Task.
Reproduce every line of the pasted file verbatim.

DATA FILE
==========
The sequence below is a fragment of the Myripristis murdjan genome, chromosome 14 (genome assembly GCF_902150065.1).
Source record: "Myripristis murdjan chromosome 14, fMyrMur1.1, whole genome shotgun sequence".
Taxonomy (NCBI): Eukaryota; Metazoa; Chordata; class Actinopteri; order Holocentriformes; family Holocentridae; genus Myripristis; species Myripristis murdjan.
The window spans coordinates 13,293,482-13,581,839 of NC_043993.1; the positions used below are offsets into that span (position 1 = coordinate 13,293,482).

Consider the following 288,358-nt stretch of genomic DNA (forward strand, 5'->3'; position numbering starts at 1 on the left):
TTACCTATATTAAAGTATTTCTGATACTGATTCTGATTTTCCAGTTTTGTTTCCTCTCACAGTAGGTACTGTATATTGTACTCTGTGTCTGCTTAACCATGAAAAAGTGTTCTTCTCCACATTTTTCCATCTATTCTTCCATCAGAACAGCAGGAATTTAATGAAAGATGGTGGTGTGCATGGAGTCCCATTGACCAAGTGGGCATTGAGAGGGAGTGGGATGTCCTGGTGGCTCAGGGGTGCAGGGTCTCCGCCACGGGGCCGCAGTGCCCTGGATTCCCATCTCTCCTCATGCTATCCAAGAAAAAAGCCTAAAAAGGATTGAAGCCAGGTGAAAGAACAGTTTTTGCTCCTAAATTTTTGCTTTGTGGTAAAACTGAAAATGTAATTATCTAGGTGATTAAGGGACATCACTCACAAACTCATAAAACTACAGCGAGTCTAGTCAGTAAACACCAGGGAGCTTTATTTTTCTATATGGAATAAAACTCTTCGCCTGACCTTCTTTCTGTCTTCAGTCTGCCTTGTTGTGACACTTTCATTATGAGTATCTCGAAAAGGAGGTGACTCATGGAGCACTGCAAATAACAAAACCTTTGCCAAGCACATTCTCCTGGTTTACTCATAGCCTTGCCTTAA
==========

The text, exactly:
The sequence below is a fragment of the Myripristis murdjan genome, chromosome 14 (genome assembly GCF_902150065.1).
Source record: "Myripristis murdjan chromosome 14, fMyrMur1.1, whole genome shotgun sequence".
Taxonomy (NCBI): Eukaryota; Metazoa; Chordata; class Actinopteri; order Holocentriformes; family Holocentridae; genus Myripristis; species Myripristis murdjan.
The window spans coordinates 13,293,482-13,581,839 of NC_043993.1; the positions used below are offsets into that span (position 1 = coordinate 13,293,482).

Consider the following 288,358-nt stretch of genomic DNA (forward strand, 5'->3'; position numbering starts at 1 on the left):
TTACCTATATTAAAGTATTTCTGATACTGATTCTGATTTTCCAGTTTTGTTTCCTCTCACAGTAGGTACTGTATATTGTACTCTGTGTCTGCTTAACCATGAAAAAGTGTTCTTCTCCACATTTTTCCATCTATTCTTCCATCAGAACAGCAGGAATTTAATGAAAGATGGTGGTGTGCATGGAGTCCCATTGACCAAGTGGGCATTGAGAGGGAGTGGGATGTCCTGGTGGCTCAGGGGTGCAGGGTCTCCGCCACGGGGCCGCAGTGCCCTGGATTCCCATCTCTCCTCATGCTATCCAAGAAAAAAGCCTAAAAAGGATTGAAGCCAGGTGAAAGAACAGTTTTTGCTCCTAAATTTTTGCTTTGTGGTAAAACTGAAAATGTAATTATCTAGGTGATTAAGGGACATCACTCACAAACTCATAAAACTACAGCGAGTCTAGTCAGTAAACACCAGGGAGCTTTATTTTTCTATATGGAATAAAACTCTTCGCCTGACCTTCTTTCTGTCTTCAGTCTGCCTTGTTGTGACACTTTCATTATGAGTATCTCGAAAAGGAGGTGACTCATGGAGCACTGCAAATAACAAAACCTTTGCCAAGCACATTCTCCTGGTTTACTCATAGCCTTGCCTTAA